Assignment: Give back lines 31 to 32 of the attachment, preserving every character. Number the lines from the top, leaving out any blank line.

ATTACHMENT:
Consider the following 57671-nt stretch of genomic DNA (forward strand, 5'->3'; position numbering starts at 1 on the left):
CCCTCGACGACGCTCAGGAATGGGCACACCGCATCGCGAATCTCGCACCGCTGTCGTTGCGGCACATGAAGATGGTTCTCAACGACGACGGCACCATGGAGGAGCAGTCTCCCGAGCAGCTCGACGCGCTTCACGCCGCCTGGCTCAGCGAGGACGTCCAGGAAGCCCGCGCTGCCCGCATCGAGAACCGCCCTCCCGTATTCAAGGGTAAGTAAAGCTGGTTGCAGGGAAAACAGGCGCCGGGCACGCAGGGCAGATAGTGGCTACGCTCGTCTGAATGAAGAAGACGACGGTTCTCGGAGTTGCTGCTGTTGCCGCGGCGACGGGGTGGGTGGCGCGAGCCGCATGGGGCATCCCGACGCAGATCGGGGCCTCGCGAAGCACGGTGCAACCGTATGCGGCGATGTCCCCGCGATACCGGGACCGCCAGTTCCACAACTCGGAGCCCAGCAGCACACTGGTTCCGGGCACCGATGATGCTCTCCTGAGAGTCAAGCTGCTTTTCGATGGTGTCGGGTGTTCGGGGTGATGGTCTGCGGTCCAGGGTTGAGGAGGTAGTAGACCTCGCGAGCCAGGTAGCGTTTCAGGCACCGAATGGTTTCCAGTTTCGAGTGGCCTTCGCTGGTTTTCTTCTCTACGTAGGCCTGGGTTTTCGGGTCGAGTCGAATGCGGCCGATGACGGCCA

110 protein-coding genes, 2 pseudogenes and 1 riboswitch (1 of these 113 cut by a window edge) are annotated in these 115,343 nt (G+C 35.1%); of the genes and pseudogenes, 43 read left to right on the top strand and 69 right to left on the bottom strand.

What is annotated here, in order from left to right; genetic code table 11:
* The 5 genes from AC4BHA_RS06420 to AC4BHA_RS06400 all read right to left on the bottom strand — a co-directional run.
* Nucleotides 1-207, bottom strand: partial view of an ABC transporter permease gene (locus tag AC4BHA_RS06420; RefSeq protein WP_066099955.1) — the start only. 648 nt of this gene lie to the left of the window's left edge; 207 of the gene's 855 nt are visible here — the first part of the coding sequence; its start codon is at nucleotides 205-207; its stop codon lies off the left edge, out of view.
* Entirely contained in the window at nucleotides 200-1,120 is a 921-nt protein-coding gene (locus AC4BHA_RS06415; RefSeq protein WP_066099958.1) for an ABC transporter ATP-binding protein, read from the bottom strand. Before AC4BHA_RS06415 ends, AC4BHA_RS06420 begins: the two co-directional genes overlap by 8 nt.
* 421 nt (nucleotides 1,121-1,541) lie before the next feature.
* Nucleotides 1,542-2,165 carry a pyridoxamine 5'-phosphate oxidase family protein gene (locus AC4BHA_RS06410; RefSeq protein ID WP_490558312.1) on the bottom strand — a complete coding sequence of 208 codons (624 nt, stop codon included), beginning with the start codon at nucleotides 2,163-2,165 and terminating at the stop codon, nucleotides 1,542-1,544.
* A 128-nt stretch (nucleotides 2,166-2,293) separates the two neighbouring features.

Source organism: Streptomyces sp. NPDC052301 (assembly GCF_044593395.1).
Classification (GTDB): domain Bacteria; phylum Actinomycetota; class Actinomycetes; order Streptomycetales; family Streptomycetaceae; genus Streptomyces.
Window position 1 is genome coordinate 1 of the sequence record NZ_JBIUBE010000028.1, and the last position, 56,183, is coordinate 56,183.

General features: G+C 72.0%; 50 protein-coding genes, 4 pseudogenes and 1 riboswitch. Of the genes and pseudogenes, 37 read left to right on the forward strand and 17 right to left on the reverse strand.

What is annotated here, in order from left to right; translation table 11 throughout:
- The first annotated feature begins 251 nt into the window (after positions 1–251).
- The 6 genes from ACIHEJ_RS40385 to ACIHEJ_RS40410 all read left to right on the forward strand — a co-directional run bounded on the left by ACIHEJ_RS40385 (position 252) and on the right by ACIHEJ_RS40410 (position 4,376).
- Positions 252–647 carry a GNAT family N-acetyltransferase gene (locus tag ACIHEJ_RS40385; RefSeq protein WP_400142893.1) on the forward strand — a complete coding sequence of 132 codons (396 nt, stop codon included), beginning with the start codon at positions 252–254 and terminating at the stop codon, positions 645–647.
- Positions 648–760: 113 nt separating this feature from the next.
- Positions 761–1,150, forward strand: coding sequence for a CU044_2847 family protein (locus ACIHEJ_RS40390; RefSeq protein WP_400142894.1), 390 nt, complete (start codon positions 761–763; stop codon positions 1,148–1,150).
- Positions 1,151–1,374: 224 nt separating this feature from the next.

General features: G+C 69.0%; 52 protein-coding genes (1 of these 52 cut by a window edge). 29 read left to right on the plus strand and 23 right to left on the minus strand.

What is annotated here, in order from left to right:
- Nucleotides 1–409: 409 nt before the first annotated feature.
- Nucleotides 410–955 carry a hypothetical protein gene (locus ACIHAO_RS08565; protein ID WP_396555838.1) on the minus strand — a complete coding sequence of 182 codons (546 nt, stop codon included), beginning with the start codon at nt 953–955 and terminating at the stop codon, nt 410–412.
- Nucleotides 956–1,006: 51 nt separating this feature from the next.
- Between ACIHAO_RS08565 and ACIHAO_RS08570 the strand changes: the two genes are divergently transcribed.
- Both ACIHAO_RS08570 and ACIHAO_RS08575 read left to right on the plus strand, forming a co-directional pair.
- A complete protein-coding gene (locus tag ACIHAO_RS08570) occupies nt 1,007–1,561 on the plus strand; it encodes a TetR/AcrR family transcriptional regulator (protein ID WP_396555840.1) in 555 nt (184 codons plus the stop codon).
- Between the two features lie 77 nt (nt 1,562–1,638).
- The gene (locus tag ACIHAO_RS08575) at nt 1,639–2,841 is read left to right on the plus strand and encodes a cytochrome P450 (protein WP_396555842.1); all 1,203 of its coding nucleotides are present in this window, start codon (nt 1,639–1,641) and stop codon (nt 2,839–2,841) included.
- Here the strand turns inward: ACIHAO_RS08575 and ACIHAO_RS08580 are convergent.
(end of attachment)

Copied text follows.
- The gene (locus tag ACIHAO_RS08575) at nt 1,639–2,841 is read left to right on the plus strand and encodes a cytochrome P450 (protein WP_396555842.1); all 1,203 of its coding nucleotides are present in this window, start codon (nt 1,639–1,641) and stop codon (nt 2,839–2,841) included.
- Here the strand turns inward: ACIHAO_RS08575 and ACIHAO_RS08580 are convergent.